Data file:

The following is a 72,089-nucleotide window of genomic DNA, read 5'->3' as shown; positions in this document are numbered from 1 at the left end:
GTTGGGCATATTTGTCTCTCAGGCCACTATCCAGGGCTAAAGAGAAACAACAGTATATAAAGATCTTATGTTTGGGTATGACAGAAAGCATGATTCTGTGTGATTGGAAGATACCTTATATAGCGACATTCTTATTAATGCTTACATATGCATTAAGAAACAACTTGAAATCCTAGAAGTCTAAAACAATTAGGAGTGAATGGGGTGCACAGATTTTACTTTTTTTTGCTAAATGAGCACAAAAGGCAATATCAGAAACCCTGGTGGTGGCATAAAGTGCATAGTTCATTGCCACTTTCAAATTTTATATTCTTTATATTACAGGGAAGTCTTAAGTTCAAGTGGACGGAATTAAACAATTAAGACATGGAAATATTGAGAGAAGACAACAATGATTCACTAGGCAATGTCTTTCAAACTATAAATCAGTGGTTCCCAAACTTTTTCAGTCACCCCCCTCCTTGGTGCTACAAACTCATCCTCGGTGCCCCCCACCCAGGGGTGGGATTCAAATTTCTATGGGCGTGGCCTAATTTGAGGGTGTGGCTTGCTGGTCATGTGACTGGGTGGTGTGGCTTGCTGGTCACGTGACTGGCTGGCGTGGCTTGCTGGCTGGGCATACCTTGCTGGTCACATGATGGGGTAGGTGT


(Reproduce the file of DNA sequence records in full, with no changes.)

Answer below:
The following is a 72,089-nucleotide window of genomic DNA, read 5'->3' as shown; positions in this document are numbered from 1 at the left end:
GTTGGGCATATTTGTCTCTCAGGCCACTATCCAGGGCTAAAGAGAAACAACAGTATATAAAGATCTTATGTTTGGGTATGACAGAAAGCATGATTCTGTGTGATTGGAAGATACCTTATATAGCGACATTCTTATTAATGCTTACATATGCATTAAGAAACAACTTGAAATCCTAGAAGTCTAAAACAATTAGGAGTGAATGGGGTGCACAGATTTTACTTTTTTTTGCTAAATGAGCACAAAAGGCAATATCAGAAACCCTGGTGGTGGCATAAAGTGCATAGTTCATTGCCACTTTCAAATTTTATATTCTTTATATTACAGGGAAGTCTTAAGTTCAAGTGGACGGAATTAAACAATTAAGACATGGAAATATTGAGAGAAGACAACAATGATTCACTAGGCAATGTCTTTCAAACTATAAATCAGTGGTTCCCAAACTTTTTCAGTCACCCCCCTCCTTGGTGCTACAAACTCATCCTCGGTGCCCCCCACCCAGGGGTGGGATTCAAATTTCTATGGGCGTGGCCTAATTTGAGGGTGTGGCTTGCTGGTCATGTGACTGGGTGGTGTGGCTTGCTGGTCACGTGACTGGCTGGCGTGGCTTGCTGGCTGGGCATACCTTGCTGGTCACATGATGGGGTAGGTGT